Longer Than Expected Bridge Closure in Adair Causing Frustration

ADAIR, Iowa -- The city say the 5th Street bridge project was supposed to take four months to complete, but more than a year later the work still isn't done.

"It`s a real problem, anybody up town can`t get across town," said Scott Harkins. "The whole city in general`s getting tired of it," said Harkins. "I`ve got a repair shop and towing service downtown. I`ve got a semi out here right now waiting for a truck tire and he didn`t know how to get to me, so I`ll come out here and lead him up to my shop...gotta to go up couple blocks this way and up and around. It`s a long ordeal," said Harkins. "And everyday we go through this."

Harkins says the bridge closure is affecting businesses in town, including his own. "It`s kind of a hardship on everybody downtown," said Harkins. "We`ve got a lot of different businesses downtown...people from (Interstate) I-80 don`t know how to get to us."

That's what's happening to Zipp's Pizzaria.

"Does it affect me? Yes," said Zipp's Owner Jim Zimmerline. "I`ve had people tell me that they`re out of the convenience stores, wondering how do you get to Zipp's? So, I think it probably does and I think it just stops the random person from coming across...because anytime...somebody wants to go uptown and get away from the chains on the interstate, they just kind of drive, well they can`t drive and people see detour, they detour right back to 80 and head on down the road," said Zimmerline.

The bridge is the main access to town. The fact that it`s closed is a major inconvenience for drivers. "Oh, frustrating, it`s ridiculous, I mean look at this," said Johnny Scott. "You`re wearing out the side streets and that`s the big thing too," said Scott. "It`s a huge hassle. It`s a big delay every time. They got to get something figured out...every time you want to get somewhere quick you got to come clear around, you know, it`s a big pain."

City Attorney Clint Fichter provided the following information to explain where things stand:

"The 5th St. Bridge/Viaduct was constructed in 1923 and is listed on the National Register of Historic Places because of the significant architecture used in the supporting structure.  Jenco Construction, Inc was awarded the 5th Street Project following a November, 2015 bid through the Iowa Department of Transportation. The project award was for an amount of $1,444,128.84.

The contractor was given 125 days to complete the project which, began in 2016.  Work on the project came to a halt in October 2016 with only a small percent of the work completed. The contractor has alleged a differing site condition not noted in the plans prevented him from completing the deck replacement.  In early 2017, the City completed a forensic analysis of the bridge and believes the bridge should be completed on the original plans and that damage had been done to the bridge.  Considering all the performance factors, the contractor was dismissed in February, 2017.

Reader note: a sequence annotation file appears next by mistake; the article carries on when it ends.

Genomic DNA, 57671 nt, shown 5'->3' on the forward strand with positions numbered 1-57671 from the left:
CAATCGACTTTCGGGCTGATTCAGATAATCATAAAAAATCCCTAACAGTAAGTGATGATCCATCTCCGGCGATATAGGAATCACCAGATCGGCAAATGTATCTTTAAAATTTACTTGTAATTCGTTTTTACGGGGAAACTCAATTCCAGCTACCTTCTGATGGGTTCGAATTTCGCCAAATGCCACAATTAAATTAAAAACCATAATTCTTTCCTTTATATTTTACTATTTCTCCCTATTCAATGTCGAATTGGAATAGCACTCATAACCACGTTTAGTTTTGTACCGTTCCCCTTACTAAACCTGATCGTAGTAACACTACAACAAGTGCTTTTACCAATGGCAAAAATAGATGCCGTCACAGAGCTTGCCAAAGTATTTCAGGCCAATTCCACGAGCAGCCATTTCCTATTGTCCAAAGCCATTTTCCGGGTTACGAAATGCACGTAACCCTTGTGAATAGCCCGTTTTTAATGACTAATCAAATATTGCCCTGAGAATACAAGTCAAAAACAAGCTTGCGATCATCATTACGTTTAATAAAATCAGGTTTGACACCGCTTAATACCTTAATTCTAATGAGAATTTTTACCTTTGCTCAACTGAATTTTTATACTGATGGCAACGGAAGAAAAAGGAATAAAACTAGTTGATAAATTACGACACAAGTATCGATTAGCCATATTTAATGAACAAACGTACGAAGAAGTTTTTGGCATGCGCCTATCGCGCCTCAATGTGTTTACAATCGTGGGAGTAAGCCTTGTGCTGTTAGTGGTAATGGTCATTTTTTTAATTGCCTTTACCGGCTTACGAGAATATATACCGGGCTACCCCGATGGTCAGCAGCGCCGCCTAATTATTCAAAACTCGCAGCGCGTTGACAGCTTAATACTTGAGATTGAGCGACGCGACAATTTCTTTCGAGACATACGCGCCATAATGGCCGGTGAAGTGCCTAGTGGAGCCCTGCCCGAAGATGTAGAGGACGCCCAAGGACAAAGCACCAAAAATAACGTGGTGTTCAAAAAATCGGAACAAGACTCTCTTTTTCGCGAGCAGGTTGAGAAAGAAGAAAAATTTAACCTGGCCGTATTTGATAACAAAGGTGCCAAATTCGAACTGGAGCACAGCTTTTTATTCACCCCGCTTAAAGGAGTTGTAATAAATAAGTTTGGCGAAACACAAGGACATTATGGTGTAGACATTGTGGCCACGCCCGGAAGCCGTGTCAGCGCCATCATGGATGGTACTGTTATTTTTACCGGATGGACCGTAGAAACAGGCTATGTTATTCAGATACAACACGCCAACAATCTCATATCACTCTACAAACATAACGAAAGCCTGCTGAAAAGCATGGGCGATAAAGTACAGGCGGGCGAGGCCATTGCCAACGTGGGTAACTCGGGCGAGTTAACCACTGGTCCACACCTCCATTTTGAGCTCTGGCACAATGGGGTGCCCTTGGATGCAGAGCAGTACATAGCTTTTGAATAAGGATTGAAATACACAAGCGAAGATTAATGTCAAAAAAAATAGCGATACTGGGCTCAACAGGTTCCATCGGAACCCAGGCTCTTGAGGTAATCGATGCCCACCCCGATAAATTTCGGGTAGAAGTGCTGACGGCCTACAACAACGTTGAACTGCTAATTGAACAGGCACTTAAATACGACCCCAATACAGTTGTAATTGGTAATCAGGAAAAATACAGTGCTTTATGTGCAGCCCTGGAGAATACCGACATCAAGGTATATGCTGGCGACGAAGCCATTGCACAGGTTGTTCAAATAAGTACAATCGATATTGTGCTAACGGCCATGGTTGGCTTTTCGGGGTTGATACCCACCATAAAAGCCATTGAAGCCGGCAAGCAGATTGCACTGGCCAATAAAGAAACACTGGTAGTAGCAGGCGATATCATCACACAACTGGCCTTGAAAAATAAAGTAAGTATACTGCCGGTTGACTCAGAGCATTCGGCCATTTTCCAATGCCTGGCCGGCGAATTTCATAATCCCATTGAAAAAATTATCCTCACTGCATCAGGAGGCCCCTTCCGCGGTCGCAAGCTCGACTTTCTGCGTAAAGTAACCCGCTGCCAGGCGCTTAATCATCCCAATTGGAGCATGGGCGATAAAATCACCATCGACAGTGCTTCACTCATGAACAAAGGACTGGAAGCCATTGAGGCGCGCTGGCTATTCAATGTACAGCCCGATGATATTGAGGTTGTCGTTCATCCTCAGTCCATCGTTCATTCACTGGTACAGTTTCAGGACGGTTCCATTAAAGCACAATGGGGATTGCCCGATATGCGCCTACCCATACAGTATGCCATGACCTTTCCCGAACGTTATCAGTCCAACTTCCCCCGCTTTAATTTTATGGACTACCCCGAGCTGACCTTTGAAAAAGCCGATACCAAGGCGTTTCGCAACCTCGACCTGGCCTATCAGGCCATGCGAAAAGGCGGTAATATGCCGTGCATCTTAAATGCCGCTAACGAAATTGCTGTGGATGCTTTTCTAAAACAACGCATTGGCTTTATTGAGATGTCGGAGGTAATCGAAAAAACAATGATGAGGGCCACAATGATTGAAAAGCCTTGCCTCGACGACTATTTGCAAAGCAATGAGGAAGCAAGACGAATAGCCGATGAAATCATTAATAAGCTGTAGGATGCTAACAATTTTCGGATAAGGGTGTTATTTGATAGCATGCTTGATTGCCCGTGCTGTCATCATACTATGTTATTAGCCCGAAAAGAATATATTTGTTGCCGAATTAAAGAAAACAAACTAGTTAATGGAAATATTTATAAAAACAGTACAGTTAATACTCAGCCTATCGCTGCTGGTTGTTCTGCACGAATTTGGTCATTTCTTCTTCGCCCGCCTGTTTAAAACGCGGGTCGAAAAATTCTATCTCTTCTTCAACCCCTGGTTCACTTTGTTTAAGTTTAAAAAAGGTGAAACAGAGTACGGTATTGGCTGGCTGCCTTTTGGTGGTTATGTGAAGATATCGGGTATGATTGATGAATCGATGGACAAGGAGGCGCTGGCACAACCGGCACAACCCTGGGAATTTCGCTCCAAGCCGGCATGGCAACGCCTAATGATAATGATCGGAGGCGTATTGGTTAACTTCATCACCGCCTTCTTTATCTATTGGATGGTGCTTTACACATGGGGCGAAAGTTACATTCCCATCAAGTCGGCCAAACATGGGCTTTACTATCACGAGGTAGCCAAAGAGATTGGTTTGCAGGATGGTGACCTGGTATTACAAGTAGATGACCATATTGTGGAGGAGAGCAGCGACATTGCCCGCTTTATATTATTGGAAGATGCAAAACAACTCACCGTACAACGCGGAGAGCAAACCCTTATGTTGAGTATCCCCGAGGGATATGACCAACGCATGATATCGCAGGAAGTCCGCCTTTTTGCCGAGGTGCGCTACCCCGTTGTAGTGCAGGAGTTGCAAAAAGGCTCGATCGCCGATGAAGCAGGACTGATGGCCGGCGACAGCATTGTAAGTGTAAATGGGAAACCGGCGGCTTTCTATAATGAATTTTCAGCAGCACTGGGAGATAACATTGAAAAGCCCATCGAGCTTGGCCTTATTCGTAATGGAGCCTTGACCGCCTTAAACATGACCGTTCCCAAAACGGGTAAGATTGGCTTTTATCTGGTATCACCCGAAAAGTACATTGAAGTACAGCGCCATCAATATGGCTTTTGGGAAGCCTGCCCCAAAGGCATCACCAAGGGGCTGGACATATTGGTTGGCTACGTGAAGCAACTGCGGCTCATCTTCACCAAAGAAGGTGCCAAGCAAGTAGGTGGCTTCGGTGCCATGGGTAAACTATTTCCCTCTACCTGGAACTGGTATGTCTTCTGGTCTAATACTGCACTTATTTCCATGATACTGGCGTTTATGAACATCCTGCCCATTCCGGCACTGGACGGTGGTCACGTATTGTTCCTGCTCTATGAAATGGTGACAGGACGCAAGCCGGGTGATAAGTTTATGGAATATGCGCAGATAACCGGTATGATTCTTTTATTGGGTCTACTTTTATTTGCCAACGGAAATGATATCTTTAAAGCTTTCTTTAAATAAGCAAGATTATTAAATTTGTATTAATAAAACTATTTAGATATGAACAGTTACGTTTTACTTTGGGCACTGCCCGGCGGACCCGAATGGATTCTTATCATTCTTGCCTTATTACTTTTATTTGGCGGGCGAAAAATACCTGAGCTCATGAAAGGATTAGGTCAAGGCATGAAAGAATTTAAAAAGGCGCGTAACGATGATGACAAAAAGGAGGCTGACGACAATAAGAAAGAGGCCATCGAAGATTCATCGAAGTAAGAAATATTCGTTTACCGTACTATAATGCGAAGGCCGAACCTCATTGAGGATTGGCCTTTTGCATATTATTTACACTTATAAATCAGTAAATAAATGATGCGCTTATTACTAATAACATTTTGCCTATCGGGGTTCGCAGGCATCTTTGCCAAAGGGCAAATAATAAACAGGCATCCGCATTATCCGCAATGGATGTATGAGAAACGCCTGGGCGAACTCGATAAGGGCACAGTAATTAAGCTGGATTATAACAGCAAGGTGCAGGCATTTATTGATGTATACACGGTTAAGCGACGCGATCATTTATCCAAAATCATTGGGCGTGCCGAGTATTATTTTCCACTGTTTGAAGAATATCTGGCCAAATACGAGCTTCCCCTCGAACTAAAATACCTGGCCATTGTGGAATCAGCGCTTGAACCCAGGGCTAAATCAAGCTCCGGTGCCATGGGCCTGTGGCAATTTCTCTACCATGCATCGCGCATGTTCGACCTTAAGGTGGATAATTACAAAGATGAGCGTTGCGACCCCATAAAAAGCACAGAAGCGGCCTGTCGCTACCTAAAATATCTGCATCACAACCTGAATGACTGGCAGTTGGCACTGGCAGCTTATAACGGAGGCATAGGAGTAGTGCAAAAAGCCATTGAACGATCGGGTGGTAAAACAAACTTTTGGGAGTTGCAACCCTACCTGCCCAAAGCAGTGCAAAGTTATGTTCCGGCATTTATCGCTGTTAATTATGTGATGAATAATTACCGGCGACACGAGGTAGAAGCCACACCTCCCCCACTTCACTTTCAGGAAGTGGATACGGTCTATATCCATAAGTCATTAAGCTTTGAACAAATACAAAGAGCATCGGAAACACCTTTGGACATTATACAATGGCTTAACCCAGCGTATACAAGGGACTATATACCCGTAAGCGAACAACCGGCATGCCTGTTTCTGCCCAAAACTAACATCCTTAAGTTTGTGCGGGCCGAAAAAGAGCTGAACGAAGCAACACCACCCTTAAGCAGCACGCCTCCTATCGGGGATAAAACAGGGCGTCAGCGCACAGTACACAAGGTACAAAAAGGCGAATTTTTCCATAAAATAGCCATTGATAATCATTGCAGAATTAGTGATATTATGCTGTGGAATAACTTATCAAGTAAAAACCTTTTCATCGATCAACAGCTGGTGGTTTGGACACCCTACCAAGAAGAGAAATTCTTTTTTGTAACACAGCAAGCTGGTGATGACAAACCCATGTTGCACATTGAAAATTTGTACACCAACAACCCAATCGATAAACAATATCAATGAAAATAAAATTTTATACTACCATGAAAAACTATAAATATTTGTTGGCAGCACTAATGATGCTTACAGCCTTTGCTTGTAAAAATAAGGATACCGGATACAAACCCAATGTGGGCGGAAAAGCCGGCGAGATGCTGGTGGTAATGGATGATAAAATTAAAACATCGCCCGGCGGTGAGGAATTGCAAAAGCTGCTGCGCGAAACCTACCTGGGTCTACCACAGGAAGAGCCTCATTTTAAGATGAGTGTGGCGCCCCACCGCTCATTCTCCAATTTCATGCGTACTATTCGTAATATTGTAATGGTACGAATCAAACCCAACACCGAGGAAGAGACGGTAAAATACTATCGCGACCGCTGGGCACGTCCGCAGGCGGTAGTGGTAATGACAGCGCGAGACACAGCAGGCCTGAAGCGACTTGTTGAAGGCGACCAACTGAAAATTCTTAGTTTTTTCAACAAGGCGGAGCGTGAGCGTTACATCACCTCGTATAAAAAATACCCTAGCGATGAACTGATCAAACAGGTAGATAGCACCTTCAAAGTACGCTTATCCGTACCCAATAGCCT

Since that time, the City has been working on ensuring the bridge is completed.  As part of that process the City has been working with a surety company, the Iowa DOT, and other agencies to ensure adequate funding was in place to complete the project.  Due to the historic nature of the bridge, the City also needed to acquire new approvals from the State Historic Preservation Office to complete the amended plans which will complete the project and fix the damage to the bridge.  The State Historical Preservation Office also recently awarded a $50,000 grant to help complete the project. The project is currently listed to be rebid by the Iowa DOT in November 2017, but an effort is also being made to complete a settlement which allow for earlier construction."

WHO-TV Channel 13 News reached out to Jenco Construction for comment, but did not hear back.

However, following the airing and posting of this story, WHO-TV Channel 13 News did hear from the State Historical Society of Iowa, who wanted to clarify some of the wording used by City Attorney Clint Fichter in the statement he provided regarding the timeline of events. According to Jeff Morgan, Public Information Officer for the Iowa Department of Cultural Affairs, the City of Adair needed to consult with the State Historic Preservation Office as opposed to acquire new approvals from the State Historic Preservation Office to complete the amended plans which will complete the project and fix the damage to the bridge.

For further context on this distinction, consider the following:

Federal agencies must allow the Advisory Council on Historic Preservation (ACHP) and other parties a reasonable opportunity to comment before proceeding with the project. Ultimately, Section 106 is a consultative process. Federal agencies must work with the State Historic Preservation Office of Iowa and/or the appropriate Tribal Historic Preservation Officer. Input from the general public and other interested parties is required. This consultation should occur at the early stages of planning, before work begins. The role of the State Historic Preservation Office of Iowa is to provide information and guidance in making recommendations to a federal agency on the potential effect of a project. However, the federal agency retains all decision-making authority.

Additional Information on this matter can be found by clicking on the following links:

https://iowaculture.gov/history/preservation/review-compliance

https://iowaculture.gov/history/preservation/federal-compliance-review/section-106/before-you-submit